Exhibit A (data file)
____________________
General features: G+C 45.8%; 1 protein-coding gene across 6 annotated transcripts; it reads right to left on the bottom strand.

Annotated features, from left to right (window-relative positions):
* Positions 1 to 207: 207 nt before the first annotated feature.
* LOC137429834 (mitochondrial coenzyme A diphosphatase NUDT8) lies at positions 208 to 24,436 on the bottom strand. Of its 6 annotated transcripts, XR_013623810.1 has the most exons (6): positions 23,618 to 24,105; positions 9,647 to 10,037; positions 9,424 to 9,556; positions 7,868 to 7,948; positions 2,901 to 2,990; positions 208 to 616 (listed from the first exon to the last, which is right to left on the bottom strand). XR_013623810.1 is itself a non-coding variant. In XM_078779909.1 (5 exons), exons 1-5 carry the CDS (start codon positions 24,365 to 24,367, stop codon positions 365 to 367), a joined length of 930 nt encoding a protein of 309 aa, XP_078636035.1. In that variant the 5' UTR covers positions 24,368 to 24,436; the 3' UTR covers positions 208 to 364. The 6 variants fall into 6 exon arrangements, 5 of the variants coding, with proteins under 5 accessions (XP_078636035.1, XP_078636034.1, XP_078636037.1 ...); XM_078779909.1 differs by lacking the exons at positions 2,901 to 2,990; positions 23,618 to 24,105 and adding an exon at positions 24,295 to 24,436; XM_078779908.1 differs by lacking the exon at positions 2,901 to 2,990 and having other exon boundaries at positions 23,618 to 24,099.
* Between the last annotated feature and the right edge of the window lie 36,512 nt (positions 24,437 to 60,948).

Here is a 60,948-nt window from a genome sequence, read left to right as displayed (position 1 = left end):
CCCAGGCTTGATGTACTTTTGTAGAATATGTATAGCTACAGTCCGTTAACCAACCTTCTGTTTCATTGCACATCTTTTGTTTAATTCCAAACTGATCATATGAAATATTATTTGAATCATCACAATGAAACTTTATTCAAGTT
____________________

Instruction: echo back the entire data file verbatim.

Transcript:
General features: G+C 45.8%; 1 protein-coding gene across 6 annotated transcripts; it reads right to left on the bottom strand.

Annotated features, from left to right (window-relative positions):
* Positions 1 to 207: 207 nt before the first annotated feature.
* LOC137429834 (mitochondrial coenzyme A diphosphatase NUDT8) lies at positions 208 to 24,436 on the bottom strand. Of its 6 annotated transcripts, XR_013623810.1 has the most exons (6): positions 23,618 to 24,105; positions 9,647 to 10,037; positions 9,424 to 9,556; positions 7,868 to 7,948; positions 2,901 to 2,990; positions 208 to 616 (listed from the first exon to the last, which is right to left on the bottom strand). XR_013623810.1 is itself a non-coding variant. In XM_078779909.1 (5 exons), exons 1-5 carry the CDS (start codon positions 24,365 to 24,367, stop codon positions 365 to 367), a joined length of 930 nt encoding a protein of 309 aa, XP_078636035.1. In that variant the 5' UTR covers positions 24,368 to 24,436; the 3' UTR covers positions 208 to 364. The 6 variants fall into 6 exon arrangements, 5 of the variants coding, with proteins under 5 accessions (XP_078636035.1, XP_078636034.1, XP_078636037.1 ...); XM_078779909.1 differs by lacking the exons at positions 2,901 to 2,990; positions 23,618 to 24,105 and adding an exon at positions 24,295 to 24,436; XM_078779908.1 differs by lacking the exon at positions 2,901 to 2,990 and having other exon boundaries at positions 23,618 to 24,099.
* Between the last annotated feature and the right edge of the window lie 36,512 nt (positions 24,437 to 60,948).

Here is a 60,948-nt window from a genome sequence, read left to right as displayed (position 1 = left end):
CCCAGGCTTGATGTACTTTTGTAGAATATGTATAGCTACAGTCCGTTAACCAACCTTCTGTTTCATTGCACATCTTTTGTTTAATTCCAAACTGATCATATGAAATATTATTTGAATCATCACAATGAAACTTTATTCAAGTT